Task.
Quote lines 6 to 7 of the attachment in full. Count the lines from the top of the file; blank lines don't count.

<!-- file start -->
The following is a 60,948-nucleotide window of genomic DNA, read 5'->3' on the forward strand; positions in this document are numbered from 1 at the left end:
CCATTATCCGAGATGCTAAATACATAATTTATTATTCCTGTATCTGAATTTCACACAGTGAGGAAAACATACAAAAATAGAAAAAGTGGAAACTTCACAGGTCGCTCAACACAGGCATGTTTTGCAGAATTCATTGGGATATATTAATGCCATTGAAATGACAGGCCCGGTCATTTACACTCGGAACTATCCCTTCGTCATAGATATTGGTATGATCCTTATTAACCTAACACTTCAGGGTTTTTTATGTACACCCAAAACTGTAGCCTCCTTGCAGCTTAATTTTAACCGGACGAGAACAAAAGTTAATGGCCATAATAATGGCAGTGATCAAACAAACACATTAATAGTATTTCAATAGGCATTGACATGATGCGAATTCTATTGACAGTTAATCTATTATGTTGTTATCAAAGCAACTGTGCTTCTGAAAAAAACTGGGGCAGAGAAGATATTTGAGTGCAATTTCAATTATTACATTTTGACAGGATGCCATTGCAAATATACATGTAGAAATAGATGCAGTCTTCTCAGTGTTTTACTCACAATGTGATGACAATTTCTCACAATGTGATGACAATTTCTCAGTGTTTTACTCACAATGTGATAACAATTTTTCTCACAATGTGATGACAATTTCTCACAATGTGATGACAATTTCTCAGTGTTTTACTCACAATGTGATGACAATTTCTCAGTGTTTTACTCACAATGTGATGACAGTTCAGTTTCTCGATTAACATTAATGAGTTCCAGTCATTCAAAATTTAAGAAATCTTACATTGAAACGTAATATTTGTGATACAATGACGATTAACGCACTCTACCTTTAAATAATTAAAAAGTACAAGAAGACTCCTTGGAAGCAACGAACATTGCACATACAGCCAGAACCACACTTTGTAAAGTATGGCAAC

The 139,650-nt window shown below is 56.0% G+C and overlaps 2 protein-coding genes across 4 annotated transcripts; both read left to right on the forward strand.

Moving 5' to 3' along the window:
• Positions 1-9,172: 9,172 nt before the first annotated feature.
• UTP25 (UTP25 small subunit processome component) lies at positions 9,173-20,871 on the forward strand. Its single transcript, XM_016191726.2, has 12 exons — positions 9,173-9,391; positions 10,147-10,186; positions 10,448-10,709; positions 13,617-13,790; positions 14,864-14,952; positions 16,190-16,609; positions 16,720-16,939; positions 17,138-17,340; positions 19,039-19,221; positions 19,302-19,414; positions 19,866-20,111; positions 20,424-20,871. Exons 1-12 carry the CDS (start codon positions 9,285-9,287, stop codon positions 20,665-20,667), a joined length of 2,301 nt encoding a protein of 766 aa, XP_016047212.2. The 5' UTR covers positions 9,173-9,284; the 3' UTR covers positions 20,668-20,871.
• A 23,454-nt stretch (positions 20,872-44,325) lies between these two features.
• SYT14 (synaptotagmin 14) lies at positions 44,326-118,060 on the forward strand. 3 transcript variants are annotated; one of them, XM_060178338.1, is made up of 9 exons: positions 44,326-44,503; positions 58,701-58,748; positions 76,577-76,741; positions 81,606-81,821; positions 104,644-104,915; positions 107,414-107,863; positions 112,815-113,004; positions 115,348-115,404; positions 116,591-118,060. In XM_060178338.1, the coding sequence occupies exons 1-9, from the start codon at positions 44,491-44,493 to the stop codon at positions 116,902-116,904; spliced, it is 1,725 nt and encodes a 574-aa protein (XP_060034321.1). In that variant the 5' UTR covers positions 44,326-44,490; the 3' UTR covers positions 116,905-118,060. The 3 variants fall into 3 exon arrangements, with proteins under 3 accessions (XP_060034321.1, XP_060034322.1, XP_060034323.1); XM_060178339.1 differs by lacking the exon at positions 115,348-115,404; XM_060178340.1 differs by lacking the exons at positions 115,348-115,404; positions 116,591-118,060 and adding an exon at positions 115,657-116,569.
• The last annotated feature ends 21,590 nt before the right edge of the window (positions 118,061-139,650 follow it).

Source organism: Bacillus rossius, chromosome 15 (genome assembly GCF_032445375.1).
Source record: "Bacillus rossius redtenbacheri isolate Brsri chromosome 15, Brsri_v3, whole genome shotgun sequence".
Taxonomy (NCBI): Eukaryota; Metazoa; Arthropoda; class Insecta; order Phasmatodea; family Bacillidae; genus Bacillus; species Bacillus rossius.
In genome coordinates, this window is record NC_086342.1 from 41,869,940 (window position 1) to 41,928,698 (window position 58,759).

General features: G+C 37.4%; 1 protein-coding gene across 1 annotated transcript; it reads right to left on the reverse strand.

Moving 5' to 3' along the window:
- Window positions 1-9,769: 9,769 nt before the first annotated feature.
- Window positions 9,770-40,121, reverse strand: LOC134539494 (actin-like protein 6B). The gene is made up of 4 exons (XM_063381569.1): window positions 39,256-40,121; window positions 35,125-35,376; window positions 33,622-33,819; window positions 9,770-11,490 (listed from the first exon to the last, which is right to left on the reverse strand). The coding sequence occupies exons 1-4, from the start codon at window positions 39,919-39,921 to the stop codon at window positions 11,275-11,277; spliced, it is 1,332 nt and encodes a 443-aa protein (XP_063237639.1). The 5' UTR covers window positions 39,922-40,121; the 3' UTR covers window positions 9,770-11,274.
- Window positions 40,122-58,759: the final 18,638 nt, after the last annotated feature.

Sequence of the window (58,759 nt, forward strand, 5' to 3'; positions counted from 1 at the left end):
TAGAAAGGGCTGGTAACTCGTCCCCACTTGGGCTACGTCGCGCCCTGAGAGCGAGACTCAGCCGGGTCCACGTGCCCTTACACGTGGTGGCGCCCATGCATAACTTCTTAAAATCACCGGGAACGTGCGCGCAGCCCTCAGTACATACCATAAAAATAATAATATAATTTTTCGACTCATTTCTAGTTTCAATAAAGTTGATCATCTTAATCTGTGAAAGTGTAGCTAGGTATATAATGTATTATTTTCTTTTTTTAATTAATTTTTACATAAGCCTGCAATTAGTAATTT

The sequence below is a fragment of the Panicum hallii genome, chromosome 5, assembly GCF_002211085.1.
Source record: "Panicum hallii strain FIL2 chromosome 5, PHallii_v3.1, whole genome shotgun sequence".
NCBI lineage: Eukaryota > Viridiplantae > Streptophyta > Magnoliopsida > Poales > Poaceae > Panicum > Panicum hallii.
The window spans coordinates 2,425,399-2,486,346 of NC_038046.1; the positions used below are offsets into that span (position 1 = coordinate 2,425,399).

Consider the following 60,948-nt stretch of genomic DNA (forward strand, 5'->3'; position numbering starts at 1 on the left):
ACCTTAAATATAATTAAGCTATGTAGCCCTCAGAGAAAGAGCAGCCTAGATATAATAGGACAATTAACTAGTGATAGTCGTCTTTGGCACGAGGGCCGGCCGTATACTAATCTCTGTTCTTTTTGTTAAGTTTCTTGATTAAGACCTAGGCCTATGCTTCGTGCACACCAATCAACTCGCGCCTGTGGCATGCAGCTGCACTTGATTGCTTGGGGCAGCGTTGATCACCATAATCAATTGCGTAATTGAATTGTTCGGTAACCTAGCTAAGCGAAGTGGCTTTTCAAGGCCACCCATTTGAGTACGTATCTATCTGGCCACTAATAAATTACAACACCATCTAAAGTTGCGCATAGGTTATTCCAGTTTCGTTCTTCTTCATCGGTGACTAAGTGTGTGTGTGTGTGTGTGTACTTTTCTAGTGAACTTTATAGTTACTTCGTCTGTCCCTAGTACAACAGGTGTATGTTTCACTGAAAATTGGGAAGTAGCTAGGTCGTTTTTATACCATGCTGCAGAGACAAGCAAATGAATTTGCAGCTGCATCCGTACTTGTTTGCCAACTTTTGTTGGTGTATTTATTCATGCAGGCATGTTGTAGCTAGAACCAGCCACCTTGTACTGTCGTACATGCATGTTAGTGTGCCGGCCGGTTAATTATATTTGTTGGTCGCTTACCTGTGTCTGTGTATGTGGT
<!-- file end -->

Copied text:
• UTP25 (UTP25 small subunit processome component) lies at positions 9,173-20,871 on the forward strand. Its single transcript, XM_016191726.2, has 12 exons — positions 9,173-9,391; positions 10,147-10,186; positions 10,448-10,709; positions 13,617-13,790; positions 14,864-14,952; positions 16,190-16,609; positions 16,720-16,939; positions 17,138-17,340; positions 19,039-19,221; positions 19,302-19,414; positions 19,866-20,111; positions 20,424-20,871. Exons 1-12 carry the CDS (start codon positions 9,285-9,287, stop codon positions 20,665-20,667), a joined length of 2,301 nt encoding a protein of 766 aa, XP_016047212.2. The 5' UTR covers positions 9,173-9,284; the 3' UTR covers positions 20,668-20,871.
• A 23,454-nt stretch (positions 20,872-44,325) lies between these two features.